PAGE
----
IntroductionIn evaluating all work done for this course, I will take account of how carefully, seriously, intelligently, enthusiastically, and imaginatively students engage with the concepts, issues, positions, and arguments addressed in the course and represented by the films we screen, the texts we read, by me, and by each other.
AttendanceThis course cannot contribute effectively to your education if you do not attend class. What happens in class is an indispensable part of this course. I will take note of student attendance and therefore I expect students to adhere to the following attendance policy for this course:
Quality of participation is more important than quantity, although a sufficient quantity is indispensable to insure quality. Quality class participation does not, moreover, involve merely asking questions of me and responding to my questions; quality class participation requires you to work as assiduously as you can to advance a serious and substantial discussion with your peers as well as with me about the texts and topics subject to discussion. Students should, therefore, be prepared to engage with and respond to each other in class discussion, and I will take particular note of how well you do so.
These logs are not casual, informal "diaries" or "journals." Each entry should be typed, double-space, on single sides of standard white, letter-sized (8" X 11") typewriter, computer printer, or photographic reproduction paper. Your margins should be standard, your pages numbered, and your name at the top of the first page of the log. You may use any standard font and any print size between 10 and 12 points. You are yourself responsible for stapling the separate pages of your log together before you turn these in to me.
You should try to write as cleanly, clearly, and precisely as you can in these logs. It will help considerably if you take the time to pre-write before writing a first draft and to revise and edit this draft before including it as an entry in your learning log, although at times, depending upon the specific nature of the assignment, I will ask you to include your prewriting, your rough draft, and your critique of your rough draft along with your revised and edited draft as part of a log entry.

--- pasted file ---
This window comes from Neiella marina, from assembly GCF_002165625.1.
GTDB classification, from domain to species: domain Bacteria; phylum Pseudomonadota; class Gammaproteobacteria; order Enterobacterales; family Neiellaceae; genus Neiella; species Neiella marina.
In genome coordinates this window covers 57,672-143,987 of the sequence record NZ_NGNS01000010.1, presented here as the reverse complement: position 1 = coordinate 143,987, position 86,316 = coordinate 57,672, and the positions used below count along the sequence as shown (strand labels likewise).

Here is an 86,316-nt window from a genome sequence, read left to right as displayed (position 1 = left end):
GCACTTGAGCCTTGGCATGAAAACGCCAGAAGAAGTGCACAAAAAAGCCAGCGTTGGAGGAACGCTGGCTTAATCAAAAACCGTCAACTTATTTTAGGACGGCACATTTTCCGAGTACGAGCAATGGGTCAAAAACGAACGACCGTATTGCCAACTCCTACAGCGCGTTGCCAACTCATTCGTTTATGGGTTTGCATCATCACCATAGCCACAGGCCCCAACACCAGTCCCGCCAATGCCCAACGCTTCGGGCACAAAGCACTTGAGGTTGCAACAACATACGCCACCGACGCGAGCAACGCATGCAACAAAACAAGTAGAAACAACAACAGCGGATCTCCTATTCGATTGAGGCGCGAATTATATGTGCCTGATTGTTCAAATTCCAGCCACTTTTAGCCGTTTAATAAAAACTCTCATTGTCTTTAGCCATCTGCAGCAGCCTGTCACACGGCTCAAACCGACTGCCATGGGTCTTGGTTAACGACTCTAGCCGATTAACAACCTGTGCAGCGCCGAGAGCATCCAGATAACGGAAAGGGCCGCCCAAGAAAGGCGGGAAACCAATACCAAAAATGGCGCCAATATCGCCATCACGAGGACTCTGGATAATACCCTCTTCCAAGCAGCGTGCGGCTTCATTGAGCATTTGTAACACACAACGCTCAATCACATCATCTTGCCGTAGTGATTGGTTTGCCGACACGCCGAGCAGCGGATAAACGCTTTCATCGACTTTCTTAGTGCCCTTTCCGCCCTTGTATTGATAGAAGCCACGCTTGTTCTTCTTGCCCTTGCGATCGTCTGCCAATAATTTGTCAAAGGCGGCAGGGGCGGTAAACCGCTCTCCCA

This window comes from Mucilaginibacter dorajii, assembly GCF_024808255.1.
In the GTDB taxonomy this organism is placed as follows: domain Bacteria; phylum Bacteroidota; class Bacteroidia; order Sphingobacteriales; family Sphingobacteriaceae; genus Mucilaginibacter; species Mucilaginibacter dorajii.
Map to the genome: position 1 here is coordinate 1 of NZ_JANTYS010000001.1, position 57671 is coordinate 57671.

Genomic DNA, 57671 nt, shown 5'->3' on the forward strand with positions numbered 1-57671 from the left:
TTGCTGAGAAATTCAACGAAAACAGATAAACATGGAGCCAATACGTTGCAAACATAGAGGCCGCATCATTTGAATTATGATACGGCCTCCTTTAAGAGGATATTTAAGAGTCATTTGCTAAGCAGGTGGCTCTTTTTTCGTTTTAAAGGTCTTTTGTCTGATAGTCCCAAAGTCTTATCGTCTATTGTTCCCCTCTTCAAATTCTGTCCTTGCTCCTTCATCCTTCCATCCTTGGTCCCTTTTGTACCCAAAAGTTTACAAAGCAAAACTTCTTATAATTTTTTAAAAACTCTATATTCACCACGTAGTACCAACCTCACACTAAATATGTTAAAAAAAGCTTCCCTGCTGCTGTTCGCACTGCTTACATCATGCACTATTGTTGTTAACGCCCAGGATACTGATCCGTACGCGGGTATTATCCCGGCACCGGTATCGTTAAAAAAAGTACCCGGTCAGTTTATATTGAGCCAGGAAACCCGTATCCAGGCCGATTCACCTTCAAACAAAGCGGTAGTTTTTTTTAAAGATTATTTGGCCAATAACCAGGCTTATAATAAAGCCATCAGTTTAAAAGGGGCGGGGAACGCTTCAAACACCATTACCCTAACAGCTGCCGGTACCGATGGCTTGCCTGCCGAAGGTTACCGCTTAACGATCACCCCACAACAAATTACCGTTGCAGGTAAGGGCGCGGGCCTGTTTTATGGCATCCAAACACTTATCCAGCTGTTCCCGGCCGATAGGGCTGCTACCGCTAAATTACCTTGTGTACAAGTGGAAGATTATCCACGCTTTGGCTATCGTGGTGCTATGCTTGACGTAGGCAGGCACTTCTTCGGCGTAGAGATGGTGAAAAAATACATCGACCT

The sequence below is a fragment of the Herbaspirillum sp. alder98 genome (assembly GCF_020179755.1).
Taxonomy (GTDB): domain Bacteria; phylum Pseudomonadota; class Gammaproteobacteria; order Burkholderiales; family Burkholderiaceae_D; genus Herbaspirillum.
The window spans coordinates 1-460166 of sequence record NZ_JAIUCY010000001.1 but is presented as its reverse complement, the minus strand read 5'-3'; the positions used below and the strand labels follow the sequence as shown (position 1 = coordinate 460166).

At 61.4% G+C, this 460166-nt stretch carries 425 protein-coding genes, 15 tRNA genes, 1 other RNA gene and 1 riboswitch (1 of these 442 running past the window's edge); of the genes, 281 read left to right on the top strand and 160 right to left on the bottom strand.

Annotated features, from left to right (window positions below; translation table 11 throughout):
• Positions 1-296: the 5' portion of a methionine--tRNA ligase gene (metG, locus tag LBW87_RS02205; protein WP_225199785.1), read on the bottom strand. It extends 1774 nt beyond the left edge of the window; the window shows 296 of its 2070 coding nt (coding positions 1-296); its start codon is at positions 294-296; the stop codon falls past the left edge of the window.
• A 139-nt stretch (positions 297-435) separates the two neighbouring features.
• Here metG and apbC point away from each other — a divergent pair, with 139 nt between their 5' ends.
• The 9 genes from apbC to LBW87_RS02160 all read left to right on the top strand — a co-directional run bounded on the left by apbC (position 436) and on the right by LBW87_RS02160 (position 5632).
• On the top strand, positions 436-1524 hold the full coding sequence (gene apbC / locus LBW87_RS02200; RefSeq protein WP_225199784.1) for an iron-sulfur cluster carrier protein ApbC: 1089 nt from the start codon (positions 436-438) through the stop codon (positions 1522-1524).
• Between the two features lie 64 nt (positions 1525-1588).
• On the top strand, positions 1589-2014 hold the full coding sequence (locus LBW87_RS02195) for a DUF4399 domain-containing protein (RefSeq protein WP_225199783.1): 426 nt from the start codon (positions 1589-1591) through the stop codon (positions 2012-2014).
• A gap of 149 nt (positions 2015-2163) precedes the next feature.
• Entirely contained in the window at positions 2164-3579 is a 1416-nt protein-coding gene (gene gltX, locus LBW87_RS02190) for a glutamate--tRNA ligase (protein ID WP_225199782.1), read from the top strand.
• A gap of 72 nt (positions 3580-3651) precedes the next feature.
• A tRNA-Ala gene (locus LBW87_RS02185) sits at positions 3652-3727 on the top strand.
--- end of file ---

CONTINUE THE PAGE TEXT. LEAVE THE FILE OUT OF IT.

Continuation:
Please feel free to seek out my help, Chris Chasteen's help, the help of tutors in the Writing Center, and that of fellow students (whose knowledge and writing ability you respect and trust) as you are working on these logs. This can only benefit you, and, in fact, is likely to do so considerably. For instance, those English 110 students who regularly consult me in the course of working on the writing assignments almost always progress much faster, learn much more, and do much better than those who don't. Take advantage of this opportunity, and remember, seeking out my help and Chris' help is definitely a great way to enhance your contribution to the class.
Log #1 will be worth 7.5% of the overall course grade, log #2 10%,
log #3 12.5%, and log #4 15%, for a total of 45%.
***** IT IS EXTREMELY IMPORTANT THAT YOU WORK ON WRITING YOUR LOG ENTRIES AS THEY ARE ASSIGNED, AND NOT WAIT UNTIL THE LAST MOMENT TO TRY TO WRITE THEM ALL; YOU WILL NOT BE ABLE TO WRITE THEM AT ALL EFFECTIVELY UNLESS YOU WORK ON THEM OVER THE COURSE OF EACH UNIT AND NOT JUST AT THE END. *****
Students with documented disabilities maintain the right, according to law, to extra assistance and accommodation, including potentially extended deadlines for completing written work, as needed, to give these students equal opportunity to learn and contribute. I will be glad to work with you in making appropriate arrangements should this apply to you.
THE UWEC ENGLISH COMPOSITION COMPETENCY EXAMINATION